Kurt Helin

Nestor Colmenares Andrew Wiggins

Venezuela earns Rio berth off poor Canadian effort


Canada had been clear and away the best team at FIBA Americas — after an opening-game loss to Argentina, the young squad had easily handled the competition, winning seven in a row by at least 17 points. That included beating Venezuela by 20.

But with a berth in the Rio Olympics next year on the line Friday, Canada played its worst game of the tournament.

Venezuela came from seven points down with less than three minutes to go — aided by a questionable foul call on a rebound that gave Venezuela the free throw to win it — and beat Canada 79-78.

With the win, Venezuela earns a berth in the 2016 Rio Olympics, the first for the South American nation since 1992.

Canada had nine NBA players on their roster, Venezuela had zero (they were without Greivis Vasquez all tournament).

Boston’s Kelly Olynyk was the best player on the court, scoring 34 points on 11-of-13 shooting, plus pulling down 13 rebounds. Andrew Wiggins struggled, scoring nine points on 4-of-11 shooting.

Canada led 75-68 with three minutes left when Venezuelan guard Heissler Guillent caught fire. He hit two threes, cutting the Canadian lead down to one. On the next possession, Olynyk fumbled the ball out by midcourt and fouled Guillent in the scramble to recover it.  Guillent hit two free throws putting Venezuela up by one. Canada’s Andrew Nicholson was fouled soon after and hit one-of-two free throws to tie the game.

With everything on the line, Venezuela tried to isolate Guillent on Cory Joseph (a good defender). He settled for a three that he missed but going for the rebound Canada’s Aaron Doornekamp was called for a questionable foul on Jose Vargas with 0.3 left on the clock. That sent Vargas to the line with a chance to win it — he hit the first free throw and intentionally missed the second, ending the game.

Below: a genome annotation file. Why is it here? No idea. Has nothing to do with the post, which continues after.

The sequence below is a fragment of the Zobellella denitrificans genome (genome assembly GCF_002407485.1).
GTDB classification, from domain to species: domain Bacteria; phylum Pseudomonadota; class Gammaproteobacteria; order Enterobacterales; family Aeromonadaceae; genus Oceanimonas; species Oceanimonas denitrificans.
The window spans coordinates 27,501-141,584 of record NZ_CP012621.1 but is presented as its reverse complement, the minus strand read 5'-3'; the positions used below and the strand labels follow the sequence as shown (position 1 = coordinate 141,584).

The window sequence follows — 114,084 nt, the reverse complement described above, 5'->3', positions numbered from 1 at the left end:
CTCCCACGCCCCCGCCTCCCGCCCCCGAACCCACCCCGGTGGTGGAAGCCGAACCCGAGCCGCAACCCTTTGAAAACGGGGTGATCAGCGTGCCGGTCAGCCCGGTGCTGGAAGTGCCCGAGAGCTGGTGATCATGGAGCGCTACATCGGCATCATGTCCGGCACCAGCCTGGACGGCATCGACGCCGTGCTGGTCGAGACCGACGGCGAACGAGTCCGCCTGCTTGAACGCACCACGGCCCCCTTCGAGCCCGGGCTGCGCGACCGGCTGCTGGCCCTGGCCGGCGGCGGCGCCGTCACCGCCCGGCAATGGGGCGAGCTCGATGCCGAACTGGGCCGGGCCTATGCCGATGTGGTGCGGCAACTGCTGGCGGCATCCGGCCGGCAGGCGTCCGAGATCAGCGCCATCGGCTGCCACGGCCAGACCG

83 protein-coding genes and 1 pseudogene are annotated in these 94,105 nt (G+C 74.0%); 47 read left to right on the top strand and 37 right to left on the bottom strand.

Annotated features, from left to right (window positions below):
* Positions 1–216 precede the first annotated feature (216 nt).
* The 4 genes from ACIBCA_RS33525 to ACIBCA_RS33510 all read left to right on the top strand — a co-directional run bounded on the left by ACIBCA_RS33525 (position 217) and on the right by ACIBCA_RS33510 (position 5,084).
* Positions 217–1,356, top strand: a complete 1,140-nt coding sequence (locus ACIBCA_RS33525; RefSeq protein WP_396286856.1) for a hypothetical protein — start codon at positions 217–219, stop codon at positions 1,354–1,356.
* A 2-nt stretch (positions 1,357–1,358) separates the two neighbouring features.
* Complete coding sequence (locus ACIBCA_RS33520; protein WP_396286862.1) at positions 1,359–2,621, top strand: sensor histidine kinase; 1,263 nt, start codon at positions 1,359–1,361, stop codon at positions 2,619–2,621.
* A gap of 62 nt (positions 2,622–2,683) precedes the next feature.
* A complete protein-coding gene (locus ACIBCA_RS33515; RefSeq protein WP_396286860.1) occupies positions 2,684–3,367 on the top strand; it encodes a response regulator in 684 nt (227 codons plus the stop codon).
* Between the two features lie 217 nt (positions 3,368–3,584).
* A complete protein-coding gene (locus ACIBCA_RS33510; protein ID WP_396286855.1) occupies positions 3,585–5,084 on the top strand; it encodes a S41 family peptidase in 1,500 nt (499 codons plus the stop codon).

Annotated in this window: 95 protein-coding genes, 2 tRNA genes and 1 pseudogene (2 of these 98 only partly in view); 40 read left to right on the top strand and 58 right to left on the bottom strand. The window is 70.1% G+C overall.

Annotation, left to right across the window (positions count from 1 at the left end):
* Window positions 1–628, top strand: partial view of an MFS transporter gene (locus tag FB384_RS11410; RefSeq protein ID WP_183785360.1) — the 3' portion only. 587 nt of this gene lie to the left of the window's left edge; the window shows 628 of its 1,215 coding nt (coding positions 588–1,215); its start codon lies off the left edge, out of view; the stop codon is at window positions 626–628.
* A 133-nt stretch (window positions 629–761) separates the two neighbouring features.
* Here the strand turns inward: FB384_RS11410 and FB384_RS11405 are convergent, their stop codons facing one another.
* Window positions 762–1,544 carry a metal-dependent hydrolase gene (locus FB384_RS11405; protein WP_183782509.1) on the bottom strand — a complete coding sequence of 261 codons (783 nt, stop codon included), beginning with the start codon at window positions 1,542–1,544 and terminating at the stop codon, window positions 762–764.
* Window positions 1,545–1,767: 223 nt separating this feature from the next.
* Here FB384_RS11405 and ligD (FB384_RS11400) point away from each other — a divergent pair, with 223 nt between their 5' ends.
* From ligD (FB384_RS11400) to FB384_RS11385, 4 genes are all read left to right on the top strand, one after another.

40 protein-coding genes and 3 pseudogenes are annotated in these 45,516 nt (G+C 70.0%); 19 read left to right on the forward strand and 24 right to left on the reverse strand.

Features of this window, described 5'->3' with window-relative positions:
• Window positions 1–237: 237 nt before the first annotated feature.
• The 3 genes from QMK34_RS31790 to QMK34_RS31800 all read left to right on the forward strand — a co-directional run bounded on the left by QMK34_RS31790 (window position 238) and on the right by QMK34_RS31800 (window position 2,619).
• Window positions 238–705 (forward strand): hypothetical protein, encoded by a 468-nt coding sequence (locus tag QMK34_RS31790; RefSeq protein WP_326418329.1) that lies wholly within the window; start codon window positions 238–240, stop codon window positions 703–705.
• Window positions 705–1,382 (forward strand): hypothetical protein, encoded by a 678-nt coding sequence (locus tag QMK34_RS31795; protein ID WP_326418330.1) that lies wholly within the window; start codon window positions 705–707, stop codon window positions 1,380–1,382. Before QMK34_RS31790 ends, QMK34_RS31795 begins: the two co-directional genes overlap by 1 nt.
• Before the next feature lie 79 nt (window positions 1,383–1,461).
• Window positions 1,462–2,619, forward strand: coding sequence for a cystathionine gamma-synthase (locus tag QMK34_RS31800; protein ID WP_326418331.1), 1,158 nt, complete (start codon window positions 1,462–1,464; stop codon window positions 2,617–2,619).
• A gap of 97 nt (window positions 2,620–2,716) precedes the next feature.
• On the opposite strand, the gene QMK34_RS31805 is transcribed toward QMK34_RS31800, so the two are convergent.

While the call will be what everyone talks about, that is not what cost Canada the game. Look at the 17 Canadian turnovers, or the 5-of-17 shooting from three. They had the talent to run away with this game. That said, credit Venezuela for being feisty and hanging around.

Nothing “imminent” but Lakers could sign World Peace

Los Angeles Lakers v San Antonio Spurs - Game One
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When you think veteran mentors perfect to guide your young potential stars down the right path, you think…

Metta World Peace?

The guy who has bounced between China and Europe since the Knicks waived him in 2014 because he struggles to perform at an NBA level?

The Lakers are seriously considering it. MWP has been working out at the Lakers’ facility and apparently formed a bond with young big man Julius Randle. Sam Amick of the USA Today asked Laker GM Mitch Kupchak about it.

“I love the guy,” Kupchak said. “I really do. Last year, he was in Europe, he was in China. (Then) he coached his daughter’s middle school or high school team to a championship. He was here to work out when he got back from Europe playing, and then he’d come in through the summer. He’s been coming in on a regular basis. I do know that he wants to play, and that’s where we are.